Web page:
By Lisa Richwine
LOS ANGELES (Reuters) -The much-hyped “Barbenheimer” box office battle over the weekend proved to be a win for movie theaters that needed to add some sizzle to their summer.
Ticket sales for the film industry’s biggest season had been disappointing through much of June and July. “The Flash” flopped, a new “Indiana Jones” adventure underwhelmed, and Tom Cruise’s latest “Mission: Impossible” movie opened short of expectations. Hollywood also is grappling with strikes by writers and actors.
Enter “Barbie” and “Oppenheimer,” two polar opposite movies that debuted simultaneously in a matchup dubbed “Barbenheimer.”
“Barbie” stars Margot Robbie in a brightly colored comedy about the iconic doll, while “Oppenheimer” tells a haunting story about the making of the atomic bomb.
The two titles had cinemas buzzing over the weekend and filled with “Barbie” fans dressed in pink. Domestic ticket sales for all movies topped $300 million in the United States and Canada for just the fourth time in history. “Barbie” hauled in $155 million of that and “Oppenheimer collected $80.5 million, according to studio estimates on Sunday.
“Everybody was in,” said Jeff Bock, senior box office analyst at Exhibitor Relations Co. “All demographics showed up for these two films, and it’s exactly what Hollywood needed.”
Cinema going still lags pre-pandemic levels, prompting nagging questions about whether audiences have grown content to watch movies at home.
Hopes were high going into the summer as COVID-clogged production pipelines cleared and studios scheduled 30% more films than last summer. But through mid-July, 2023 summer box office receipts were running about 7% below last year.
Then, “Barbenheimer” became a cultural moment, sending crowds to AMC Entertainment, Cineplex and other cinema chains. More than 200,000 people purchased tickets to see “Barbie” and “Oppenheimer” on the same day, according to the National Association of Theatre Owners.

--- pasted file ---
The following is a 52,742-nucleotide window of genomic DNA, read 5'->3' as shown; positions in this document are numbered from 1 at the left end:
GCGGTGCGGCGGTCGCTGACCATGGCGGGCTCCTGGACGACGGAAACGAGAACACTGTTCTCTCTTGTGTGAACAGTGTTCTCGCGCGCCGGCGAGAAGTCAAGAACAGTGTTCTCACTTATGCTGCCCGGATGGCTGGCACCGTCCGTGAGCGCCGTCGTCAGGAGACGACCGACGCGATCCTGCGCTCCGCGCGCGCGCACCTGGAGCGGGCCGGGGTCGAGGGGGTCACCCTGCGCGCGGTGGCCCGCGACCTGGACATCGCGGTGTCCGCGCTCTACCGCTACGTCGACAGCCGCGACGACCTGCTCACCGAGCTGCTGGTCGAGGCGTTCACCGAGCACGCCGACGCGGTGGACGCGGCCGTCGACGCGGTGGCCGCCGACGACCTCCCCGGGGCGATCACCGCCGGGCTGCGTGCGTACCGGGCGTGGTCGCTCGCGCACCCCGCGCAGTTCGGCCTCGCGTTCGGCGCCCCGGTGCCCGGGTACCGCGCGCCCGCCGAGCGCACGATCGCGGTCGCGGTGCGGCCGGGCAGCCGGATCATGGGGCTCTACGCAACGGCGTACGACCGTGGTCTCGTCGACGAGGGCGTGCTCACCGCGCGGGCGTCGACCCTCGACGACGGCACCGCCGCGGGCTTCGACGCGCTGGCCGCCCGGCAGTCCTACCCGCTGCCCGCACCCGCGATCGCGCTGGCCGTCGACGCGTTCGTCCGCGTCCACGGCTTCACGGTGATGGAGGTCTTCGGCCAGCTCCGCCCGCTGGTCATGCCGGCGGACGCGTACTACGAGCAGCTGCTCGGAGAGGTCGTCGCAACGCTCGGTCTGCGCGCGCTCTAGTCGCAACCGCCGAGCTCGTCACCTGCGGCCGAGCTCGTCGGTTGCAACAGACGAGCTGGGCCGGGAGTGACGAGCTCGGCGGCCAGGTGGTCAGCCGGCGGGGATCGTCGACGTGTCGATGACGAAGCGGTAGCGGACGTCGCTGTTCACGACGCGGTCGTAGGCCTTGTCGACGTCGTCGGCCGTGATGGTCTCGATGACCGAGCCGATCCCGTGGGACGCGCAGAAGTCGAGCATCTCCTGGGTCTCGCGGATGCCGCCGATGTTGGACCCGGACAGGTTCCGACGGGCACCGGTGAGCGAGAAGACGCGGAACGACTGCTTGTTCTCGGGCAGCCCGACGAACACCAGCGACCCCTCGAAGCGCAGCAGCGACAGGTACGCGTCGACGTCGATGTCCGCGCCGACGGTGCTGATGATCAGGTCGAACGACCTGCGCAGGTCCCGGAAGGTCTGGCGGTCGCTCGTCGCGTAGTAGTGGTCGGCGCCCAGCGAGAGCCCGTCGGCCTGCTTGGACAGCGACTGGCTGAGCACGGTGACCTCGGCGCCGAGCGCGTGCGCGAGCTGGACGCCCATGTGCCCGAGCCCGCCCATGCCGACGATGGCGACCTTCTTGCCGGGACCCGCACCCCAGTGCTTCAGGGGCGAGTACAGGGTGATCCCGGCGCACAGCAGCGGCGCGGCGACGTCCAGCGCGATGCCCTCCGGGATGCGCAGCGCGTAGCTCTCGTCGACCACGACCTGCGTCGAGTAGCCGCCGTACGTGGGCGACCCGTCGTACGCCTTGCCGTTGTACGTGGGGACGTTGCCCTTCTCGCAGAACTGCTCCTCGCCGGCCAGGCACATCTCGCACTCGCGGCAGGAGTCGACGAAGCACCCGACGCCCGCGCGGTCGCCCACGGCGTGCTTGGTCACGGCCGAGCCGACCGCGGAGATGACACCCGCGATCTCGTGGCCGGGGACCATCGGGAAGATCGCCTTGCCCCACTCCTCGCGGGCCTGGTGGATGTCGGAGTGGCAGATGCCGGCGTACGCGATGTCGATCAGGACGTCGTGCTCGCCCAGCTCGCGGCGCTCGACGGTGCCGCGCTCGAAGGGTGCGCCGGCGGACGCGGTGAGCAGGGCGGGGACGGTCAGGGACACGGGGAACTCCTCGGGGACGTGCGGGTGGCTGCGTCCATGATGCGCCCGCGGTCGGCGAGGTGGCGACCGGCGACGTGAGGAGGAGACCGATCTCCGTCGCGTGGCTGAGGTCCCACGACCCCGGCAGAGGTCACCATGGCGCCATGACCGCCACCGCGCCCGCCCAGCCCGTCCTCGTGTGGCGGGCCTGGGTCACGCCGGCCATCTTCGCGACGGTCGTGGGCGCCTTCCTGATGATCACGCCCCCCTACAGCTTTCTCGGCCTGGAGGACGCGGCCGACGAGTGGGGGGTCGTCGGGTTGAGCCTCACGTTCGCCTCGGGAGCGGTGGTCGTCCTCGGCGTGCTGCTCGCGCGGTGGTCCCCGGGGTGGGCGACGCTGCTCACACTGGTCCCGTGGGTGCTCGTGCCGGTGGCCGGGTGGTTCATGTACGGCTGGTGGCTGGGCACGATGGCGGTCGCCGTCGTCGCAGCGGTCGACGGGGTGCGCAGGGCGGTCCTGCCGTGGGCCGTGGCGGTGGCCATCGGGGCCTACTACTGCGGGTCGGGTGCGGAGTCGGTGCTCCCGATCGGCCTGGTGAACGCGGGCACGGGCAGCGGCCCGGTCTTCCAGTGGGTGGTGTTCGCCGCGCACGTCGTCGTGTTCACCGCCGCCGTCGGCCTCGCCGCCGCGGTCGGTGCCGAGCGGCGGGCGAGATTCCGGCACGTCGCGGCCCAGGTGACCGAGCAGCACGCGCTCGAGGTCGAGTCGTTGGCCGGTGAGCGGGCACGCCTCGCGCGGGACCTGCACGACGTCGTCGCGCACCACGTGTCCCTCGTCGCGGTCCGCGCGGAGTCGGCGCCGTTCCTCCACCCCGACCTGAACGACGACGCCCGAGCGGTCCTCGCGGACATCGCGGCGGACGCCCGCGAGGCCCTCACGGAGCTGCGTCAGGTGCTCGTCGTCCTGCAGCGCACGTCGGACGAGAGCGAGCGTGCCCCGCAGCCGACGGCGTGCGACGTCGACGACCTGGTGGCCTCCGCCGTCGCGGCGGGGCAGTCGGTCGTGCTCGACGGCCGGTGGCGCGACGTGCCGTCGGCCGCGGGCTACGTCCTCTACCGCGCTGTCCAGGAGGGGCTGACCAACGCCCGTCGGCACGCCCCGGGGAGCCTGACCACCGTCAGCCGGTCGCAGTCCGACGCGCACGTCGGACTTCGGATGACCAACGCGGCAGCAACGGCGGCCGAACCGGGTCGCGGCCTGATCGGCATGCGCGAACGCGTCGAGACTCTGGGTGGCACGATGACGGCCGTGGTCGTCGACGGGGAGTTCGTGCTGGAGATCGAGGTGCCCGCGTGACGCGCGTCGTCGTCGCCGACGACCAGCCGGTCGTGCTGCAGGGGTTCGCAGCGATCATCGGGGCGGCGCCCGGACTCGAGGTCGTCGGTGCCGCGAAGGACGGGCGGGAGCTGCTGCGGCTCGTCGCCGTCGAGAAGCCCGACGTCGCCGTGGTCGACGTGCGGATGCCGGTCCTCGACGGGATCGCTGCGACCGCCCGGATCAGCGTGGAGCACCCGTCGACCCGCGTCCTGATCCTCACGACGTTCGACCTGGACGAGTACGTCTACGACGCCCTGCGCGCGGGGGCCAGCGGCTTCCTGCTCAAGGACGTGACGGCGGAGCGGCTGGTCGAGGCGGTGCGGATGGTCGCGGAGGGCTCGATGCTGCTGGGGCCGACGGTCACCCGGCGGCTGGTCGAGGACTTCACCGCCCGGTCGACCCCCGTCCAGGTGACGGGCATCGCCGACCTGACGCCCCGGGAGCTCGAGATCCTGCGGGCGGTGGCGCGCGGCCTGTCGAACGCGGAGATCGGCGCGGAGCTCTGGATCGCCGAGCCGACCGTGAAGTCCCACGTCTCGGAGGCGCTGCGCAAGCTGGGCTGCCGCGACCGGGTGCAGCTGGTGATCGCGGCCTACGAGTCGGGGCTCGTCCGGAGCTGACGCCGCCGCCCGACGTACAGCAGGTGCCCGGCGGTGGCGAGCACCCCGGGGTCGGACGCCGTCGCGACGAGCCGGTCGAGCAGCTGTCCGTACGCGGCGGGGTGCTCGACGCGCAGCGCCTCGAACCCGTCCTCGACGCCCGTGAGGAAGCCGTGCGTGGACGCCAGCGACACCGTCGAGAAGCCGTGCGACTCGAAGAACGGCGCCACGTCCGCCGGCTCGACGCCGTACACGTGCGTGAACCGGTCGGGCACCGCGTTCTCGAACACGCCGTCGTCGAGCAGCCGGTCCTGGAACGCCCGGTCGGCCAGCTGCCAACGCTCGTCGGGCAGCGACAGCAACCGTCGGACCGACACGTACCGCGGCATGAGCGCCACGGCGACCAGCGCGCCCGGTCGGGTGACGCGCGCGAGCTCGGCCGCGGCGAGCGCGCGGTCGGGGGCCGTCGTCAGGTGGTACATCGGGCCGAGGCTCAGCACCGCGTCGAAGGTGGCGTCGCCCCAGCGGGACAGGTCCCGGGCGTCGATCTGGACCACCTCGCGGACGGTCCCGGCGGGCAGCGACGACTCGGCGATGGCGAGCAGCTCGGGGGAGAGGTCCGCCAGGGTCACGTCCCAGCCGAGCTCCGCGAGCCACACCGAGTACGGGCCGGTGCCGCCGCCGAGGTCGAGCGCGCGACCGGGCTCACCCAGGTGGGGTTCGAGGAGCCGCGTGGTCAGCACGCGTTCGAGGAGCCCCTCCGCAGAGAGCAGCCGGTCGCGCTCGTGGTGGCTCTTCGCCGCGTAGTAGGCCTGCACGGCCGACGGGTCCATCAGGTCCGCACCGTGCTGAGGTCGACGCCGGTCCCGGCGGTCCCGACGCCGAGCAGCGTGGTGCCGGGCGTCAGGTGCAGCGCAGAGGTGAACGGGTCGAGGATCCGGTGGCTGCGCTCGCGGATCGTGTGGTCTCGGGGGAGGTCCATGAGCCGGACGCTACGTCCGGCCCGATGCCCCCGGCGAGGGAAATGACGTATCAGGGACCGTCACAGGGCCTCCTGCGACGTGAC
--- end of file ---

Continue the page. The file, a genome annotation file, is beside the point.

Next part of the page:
Now, summer domestic ticket sales stand roughly 1% ahead of the same point in 2022, research firm Comscore said, while year-to-date totals are up 16% from 2022.
Still, the $5.4 billion total so far this year ranks 19% behind the pre-pandemic times of 2019.
Over the weekend, “Barbie” set records as the biggest opening of 2023 and the highest of any movie directed by a woman in history. It eclipsed the April opening of “The Super Mario Bros. Movie.”
“I’m tickled pink at this historic weekend,” gushed Jeff Goldstein, head of domestic theatrical distribution at Warner Bros, the studio that released “Barbie.” “People are having a great time. The conversation is so upbeat and so positive.”
Barbie maker Mattel Inc had launched an all-out global marketing blitz to stoke the frenzy, lighting London landmarks in pink and partnering on hundreds of products. “Barbie” took in $337 million worldwide.
Not all of the “Barbie” buzz was positive. Some U.S. Republicans objected to a map in the movie that they said was pro-China, which prompted Vietnam to ban the film. Warner Bros said “Barbie” was not making a geopolitical statement.
“Oppenheimer,” from Comcast Corp’s Universal Pictures, took in $174 million globally, a strong start for a three-hour adult drama. The film stars Cillian Murphy as scientist J. Robert Oppenheimer, the man who developed the atomic bomb that ended World War Two.
“This feels like a (pre-COVID) weekend where a big Marvel movie or a Star Wars movie or a big Disney movie came out, but this didn’t involve any of those things,” said Box Office Pro senior analyst Shawn Robbins. “With the right content out there, people want to go see it on the big screen.”
While Hollywood celebrated the bustling weekend, cinemas face a thinning slate ahead. The next big action movie on the schedule is November’s “Dune – Part 2.”
Plus, the ongoing work stoppages could delay some upcoming titles, and the industry still faces the reality that many 2023 movie releases fell flat.
“A lot of these blockbusters just didn’t go over well,” Bock said. “That’s a problem for Hollywood because most of us expected the industry to blow away the summer of 2022.”
(Reporting by Lisa Richwine; Editing by Cynthia Osterman, Nick Zieminski and Chris Reese)